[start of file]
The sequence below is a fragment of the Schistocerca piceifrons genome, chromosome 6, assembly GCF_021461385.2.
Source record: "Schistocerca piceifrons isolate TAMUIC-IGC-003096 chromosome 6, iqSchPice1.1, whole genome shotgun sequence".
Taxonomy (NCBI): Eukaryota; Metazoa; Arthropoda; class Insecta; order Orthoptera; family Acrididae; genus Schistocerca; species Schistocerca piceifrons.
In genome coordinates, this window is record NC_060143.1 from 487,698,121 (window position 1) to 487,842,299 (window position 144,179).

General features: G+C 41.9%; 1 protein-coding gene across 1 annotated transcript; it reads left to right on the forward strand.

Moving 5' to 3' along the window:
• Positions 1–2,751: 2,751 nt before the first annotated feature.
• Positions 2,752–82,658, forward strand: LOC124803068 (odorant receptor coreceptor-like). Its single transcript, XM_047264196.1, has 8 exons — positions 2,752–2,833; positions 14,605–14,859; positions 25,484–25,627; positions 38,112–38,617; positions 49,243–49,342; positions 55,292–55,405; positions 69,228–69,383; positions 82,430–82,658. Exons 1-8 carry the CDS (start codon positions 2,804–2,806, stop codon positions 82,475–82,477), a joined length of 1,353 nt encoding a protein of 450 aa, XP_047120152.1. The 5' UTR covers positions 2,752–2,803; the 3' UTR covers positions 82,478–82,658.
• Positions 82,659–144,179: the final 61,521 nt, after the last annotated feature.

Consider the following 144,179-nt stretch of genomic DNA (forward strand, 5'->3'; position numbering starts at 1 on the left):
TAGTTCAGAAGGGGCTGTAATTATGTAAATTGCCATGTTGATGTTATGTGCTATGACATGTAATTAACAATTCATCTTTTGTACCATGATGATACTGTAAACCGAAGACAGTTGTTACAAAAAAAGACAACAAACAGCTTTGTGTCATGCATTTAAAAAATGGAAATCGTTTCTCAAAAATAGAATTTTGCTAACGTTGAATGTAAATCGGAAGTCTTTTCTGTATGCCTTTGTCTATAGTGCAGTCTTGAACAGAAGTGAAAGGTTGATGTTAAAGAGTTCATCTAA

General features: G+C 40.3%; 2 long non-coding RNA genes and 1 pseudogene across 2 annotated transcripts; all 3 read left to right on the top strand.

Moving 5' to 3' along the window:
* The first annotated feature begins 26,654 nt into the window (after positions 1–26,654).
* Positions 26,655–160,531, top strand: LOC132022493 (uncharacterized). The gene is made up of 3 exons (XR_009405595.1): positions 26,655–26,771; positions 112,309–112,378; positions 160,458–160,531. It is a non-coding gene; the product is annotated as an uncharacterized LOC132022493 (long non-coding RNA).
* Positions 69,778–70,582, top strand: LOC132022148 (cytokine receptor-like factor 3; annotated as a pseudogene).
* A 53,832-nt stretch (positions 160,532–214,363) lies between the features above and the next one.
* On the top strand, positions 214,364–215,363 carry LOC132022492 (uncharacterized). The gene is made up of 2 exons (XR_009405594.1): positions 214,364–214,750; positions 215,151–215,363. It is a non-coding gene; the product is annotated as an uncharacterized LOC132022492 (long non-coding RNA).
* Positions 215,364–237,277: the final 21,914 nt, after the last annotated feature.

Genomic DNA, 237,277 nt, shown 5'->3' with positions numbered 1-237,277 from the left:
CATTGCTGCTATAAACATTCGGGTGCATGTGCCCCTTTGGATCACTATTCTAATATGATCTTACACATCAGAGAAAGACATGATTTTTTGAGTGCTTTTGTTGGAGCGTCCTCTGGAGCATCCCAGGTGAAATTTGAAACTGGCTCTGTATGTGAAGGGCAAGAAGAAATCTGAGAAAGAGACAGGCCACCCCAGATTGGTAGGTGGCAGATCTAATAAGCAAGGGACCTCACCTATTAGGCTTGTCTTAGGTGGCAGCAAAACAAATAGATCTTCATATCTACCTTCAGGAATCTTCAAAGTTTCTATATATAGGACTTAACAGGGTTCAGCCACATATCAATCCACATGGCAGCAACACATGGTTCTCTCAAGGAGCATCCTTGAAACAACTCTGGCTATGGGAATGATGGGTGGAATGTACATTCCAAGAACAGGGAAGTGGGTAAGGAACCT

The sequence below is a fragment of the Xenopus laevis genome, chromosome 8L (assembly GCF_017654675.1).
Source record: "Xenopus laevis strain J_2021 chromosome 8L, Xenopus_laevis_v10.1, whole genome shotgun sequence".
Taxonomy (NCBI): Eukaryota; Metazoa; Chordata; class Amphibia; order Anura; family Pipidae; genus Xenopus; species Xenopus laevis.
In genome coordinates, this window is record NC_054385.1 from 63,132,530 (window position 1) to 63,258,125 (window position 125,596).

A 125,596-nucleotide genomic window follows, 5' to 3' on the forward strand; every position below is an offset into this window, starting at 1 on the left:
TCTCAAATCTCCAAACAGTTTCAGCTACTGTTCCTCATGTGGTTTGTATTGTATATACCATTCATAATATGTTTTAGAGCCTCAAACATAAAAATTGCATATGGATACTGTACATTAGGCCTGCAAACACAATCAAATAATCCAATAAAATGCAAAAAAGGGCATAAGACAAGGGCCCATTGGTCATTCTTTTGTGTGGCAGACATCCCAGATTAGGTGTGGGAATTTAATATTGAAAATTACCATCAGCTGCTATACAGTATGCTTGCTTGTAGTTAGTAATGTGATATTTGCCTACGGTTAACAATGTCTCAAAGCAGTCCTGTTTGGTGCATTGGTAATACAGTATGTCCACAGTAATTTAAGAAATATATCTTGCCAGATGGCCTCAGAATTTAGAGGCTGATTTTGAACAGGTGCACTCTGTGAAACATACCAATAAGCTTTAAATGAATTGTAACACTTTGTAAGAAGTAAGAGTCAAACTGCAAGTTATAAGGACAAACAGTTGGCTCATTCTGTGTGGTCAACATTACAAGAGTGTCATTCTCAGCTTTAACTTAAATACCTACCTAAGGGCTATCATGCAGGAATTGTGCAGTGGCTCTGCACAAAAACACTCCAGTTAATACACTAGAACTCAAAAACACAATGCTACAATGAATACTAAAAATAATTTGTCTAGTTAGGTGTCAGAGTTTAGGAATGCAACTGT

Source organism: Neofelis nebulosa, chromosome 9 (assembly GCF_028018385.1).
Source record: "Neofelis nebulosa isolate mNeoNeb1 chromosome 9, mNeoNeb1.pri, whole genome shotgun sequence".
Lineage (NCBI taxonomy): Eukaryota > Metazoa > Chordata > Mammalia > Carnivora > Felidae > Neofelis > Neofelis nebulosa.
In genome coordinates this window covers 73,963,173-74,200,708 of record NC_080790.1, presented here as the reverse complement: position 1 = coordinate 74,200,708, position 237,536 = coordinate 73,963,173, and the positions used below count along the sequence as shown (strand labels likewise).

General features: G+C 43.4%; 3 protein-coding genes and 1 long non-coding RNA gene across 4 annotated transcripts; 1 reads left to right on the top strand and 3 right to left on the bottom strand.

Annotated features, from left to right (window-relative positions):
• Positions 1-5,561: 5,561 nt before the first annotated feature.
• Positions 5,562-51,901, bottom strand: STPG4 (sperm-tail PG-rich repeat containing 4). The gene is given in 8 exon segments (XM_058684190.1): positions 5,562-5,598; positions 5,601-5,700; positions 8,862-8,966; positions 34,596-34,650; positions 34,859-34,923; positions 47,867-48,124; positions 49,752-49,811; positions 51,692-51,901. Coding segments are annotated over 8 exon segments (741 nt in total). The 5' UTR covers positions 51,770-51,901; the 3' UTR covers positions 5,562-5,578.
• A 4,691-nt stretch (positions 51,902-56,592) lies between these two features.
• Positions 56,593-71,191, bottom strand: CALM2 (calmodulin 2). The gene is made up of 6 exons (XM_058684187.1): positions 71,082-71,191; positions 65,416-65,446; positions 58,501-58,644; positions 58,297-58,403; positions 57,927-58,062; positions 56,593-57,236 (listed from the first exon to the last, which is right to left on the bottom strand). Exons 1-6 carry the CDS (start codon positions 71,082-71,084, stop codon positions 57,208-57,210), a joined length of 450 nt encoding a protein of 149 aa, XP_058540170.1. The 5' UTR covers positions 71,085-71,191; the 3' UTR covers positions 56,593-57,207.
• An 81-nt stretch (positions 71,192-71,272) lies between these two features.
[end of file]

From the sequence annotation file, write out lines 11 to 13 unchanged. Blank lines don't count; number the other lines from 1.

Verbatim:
TAGTTCAGAAGGGGCTGTAATTATGTAAATTGCCATGTTGATGTTATGTGCTATGACATGTAATTAACAATTCATCTTTTGTACCATGATGATACTGTAAACCGAAGACAGTTGTTACAAAAAAAGACAACAAACAGCTTTGTGTCATGCATTTAAAAAATGGAAATCGTTTCTCAAAAATAGAATTTTGCTAACGTTGAATGTAAATCGGAAGTCTTTTCTGTATGCCTTTGTCTATAGTGCAGTCTTGAACAGAAGTGAAAGGTTGATGTTAAAGAGTTCATCTAA

General features: G+C 40.3%; 2 long non-coding RNA genes and 1 pseudogene across 2 annotated transcripts; all 3 read left to right on the top strand.

Moving 5' to 3' along the window: